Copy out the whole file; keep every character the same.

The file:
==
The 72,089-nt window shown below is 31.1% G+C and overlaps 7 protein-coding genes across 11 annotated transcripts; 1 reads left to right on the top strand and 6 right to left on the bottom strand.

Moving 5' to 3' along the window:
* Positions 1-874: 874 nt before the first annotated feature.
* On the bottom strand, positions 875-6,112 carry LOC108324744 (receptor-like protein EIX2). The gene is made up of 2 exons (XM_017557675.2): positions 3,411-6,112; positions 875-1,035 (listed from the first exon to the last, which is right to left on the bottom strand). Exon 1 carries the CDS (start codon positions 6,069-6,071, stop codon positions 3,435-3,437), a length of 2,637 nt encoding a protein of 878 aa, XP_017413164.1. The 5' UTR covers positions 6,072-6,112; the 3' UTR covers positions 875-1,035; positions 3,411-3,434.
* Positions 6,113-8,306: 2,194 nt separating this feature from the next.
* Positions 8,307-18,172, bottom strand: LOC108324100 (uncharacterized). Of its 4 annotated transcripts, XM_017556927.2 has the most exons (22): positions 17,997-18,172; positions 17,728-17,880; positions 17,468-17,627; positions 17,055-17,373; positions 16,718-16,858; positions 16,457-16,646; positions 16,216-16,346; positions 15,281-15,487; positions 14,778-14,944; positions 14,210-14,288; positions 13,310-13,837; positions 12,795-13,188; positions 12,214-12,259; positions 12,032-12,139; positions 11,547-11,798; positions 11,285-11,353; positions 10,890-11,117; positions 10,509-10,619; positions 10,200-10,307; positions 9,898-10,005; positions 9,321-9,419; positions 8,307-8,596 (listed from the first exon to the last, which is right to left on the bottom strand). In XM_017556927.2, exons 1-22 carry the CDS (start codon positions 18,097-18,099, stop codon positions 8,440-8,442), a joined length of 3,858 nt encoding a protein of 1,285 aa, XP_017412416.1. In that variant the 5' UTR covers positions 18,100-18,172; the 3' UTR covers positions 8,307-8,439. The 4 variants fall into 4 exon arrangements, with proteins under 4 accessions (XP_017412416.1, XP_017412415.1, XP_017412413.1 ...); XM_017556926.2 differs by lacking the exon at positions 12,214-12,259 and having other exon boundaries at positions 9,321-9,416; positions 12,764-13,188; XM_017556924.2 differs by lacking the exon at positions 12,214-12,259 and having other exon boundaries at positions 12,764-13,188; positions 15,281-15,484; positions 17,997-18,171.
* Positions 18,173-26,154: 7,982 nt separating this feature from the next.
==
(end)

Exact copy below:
The 72,089-nt window shown below is 31.1% G+C and overlaps 7 protein-coding genes across 11 annotated transcripts; 1 reads left to right on the top strand and 6 right to left on the bottom strand.

Moving 5' to 3' along the window:
* Positions 1-874: 874 nt before the first annotated feature.
* On the bottom strand, positions 875-6,112 carry LOC108324744 (receptor-like protein EIX2). The gene is made up of 2 exons (XM_017557675.2): positions 3,411-6,112; positions 875-1,035 (listed from the first exon to the last, which is right to left on the bottom strand). Exon 1 carries the CDS (start codon positions 6,069-6,071, stop codon positions 3,435-3,437), a length of 2,637 nt encoding a protein of 878 aa, XP_017413164.1. The 5' UTR covers positions 6,072-6,112; the 3' UTR covers positions 875-1,035; positions 3,411-3,434.
* Positions 6,113-8,306: 2,194 nt separating this feature from the next.
* Positions 8,307-18,172, bottom strand: LOC108324100 (uncharacterized). Of its 4 annotated transcripts, XM_017556927.2 has the most exons (22): positions 17,997-18,172; positions 17,728-17,880; positions 17,468-17,627; positions 17,055-17,373; positions 16,718-16,858; positions 16,457-16,646; positions 16,216-16,346; positions 15,281-15,487; positions 14,778-14,944; positions 14,210-14,288; positions 13,310-13,837; positions 12,795-13,188; positions 12,214-12,259; positions 12,032-12,139; positions 11,547-11,798; positions 11,285-11,353; positions 10,890-11,117; positions 10,509-10,619; positions 10,200-10,307; positions 9,898-10,005; positions 9,321-9,419; positions 8,307-8,596 (listed from the first exon to the last, which is right to left on the bottom strand). In XM_017556927.2, exons 1-22 carry the CDS (start codon positions 18,097-18,099, stop codon positions 8,440-8,442), a joined length of 3,858 nt encoding a protein of 1,285 aa, XP_017412416.1. In that variant the 5' UTR covers positions 18,100-18,172; the 3' UTR covers positions 8,307-8,439. The 4 variants fall into 4 exon arrangements, with proteins under 4 accessions (XP_017412416.1, XP_017412415.1, XP_017412413.1 ...); XM_017556926.2 differs by lacking the exon at positions 12,214-12,259 and having other exon boundaries at positions 9,321-9,416; positions 12,764-13,188; XM_017556924.2 differs by lacking the exon at positions 12,214-12,259 and having other exon boundaries at positions 12,764-13,188; positions 15,281-15,484; positions 17,997-18,171.
* Positions 18,173-26,154: 7,982 nt separating this feature from the next.